The sacrifices you & your family (fiance) are going to have to make, financially & otherwise, cannot be underestimated. I don't want to be a "downer", but you really need to be educated on all that's involved to make an informed career changing & life altering decision. If you decide to 'go for it', do so with no illusions.

I made the jump in my 30's, and if I did not have a substantial sum saved and no loan debt other then my house, I cannot imagine how I'd get by. I know someone who had the money and did the PPL thru CFI at a flight school and in 3 years they were new hire F/O at age 46. Unfortuntely, at age 50 my friend has left aviation because of the low wages (expected top out pay/retirement) and BS at the regionals. They did not want to stick it out till 60. Three years on the line was enough to find out that doing it for a living was not really living their dream- even though they thought (and proclaimed) so in the beginning.

In addition, yours is a popular question at the message forums on these boards (Jetcareers even has a career changer forum):

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Old 09-06-2005, 01:56 PM
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Tx Av8trxx

I appreciate the input and the other sites you suggested were great.

- NittanyLion
Old 09-06-2005, 06:23 PM
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Default Career

Av8trxx did a good job covering the basics. If you have money to burn then do it, otherwise get a private license and forget about it. Keep your wife, build a retirement and become financially independent. You can hire on at 55 and enjoy the job without the worry and disapointment. The opportunity cost is too high.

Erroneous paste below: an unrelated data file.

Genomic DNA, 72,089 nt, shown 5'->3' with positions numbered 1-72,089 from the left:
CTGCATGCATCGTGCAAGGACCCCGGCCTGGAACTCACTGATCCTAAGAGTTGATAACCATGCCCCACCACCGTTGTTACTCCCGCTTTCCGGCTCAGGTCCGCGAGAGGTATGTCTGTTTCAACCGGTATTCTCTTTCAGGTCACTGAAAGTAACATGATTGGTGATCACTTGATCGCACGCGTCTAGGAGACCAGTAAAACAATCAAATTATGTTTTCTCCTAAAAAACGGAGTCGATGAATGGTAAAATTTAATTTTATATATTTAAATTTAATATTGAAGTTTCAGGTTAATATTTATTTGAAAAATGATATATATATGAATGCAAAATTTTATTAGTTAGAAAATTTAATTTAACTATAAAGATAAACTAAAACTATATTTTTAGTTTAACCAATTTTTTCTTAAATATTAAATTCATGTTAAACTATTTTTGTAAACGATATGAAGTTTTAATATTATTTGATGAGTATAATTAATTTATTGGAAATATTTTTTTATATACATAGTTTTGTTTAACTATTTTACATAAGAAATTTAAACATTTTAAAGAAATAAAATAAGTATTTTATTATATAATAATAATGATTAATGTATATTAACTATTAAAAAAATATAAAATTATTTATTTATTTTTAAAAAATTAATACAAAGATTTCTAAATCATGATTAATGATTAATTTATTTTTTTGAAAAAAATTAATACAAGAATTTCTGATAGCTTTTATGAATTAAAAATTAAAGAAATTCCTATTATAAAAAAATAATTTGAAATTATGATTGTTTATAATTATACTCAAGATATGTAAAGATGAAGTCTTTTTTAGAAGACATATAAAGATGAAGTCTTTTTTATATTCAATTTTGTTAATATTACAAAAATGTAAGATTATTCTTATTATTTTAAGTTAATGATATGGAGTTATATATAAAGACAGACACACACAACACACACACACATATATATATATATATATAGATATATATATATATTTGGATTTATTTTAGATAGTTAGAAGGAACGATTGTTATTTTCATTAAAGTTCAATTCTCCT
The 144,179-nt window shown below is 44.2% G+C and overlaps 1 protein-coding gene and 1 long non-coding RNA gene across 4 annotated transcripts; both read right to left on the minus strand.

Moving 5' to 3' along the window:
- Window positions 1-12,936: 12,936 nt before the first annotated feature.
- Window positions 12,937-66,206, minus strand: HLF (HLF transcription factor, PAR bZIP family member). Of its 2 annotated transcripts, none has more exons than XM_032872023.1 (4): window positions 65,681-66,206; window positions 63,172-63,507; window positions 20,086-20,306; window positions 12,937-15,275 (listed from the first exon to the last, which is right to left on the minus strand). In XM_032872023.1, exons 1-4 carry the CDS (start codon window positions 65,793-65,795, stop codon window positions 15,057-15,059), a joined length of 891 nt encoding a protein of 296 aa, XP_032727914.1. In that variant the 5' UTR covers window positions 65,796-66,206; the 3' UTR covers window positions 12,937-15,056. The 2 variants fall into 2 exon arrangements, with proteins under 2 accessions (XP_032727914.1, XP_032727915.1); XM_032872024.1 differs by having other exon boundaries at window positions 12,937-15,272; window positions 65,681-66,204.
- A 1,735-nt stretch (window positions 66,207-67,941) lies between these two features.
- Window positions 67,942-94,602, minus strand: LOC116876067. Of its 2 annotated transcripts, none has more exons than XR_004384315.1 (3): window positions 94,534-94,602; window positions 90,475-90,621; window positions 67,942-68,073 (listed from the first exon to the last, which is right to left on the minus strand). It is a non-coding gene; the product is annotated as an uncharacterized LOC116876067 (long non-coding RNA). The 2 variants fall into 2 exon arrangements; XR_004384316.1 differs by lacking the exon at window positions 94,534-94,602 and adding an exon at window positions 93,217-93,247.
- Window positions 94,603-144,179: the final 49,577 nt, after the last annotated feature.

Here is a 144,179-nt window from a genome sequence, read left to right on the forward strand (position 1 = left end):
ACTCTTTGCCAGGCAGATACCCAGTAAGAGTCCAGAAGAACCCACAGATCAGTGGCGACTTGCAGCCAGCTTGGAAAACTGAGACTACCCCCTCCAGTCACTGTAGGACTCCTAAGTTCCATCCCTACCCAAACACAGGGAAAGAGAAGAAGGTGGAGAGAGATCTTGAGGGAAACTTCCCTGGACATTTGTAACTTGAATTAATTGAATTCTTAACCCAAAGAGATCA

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Old 09-06-2005, 07:00 PM
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My best friends sister started medical school at 32! Everyone told her, "You'll be 40 before you are a doctor." Her reply was elegant. "I'm going to be 40 anyway and when I am, I want to be a doctor."

That pretty much sums it up. You can do it if you truly want it. It is a long haul however.

A flying career is largely a matter of lucky timing. Now may be a good time to get in to it because there are soooo many retirements coming in the next 15 years. If you get on with a growing carrier you may find yourself in the left seat of a 100+ jet making 6 figures. That may be enough for you. For me, the dream is dead. (see my other posts) I had different expectations. You may be plenty pleased with the career as it stands these days. Think long and hard about the multiple hoops you have to jump through and pull the trigger.

Good luck
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Old 09-13-2005, 12:12 PM
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I will be 38 soon and I was just hired. You can do anything you set your mind to. Keep working towards your goal.

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Old 09-14-2005, 12:11 PM
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Hi Nipopolis,
Thats great to hear. What was your background? How long did it take you to get there? Where did you train? and with what hours and whom did you get hired on with?

Appreciate all the feedback.
- NittanyLion
Old 09-14-2005, 12:25 PM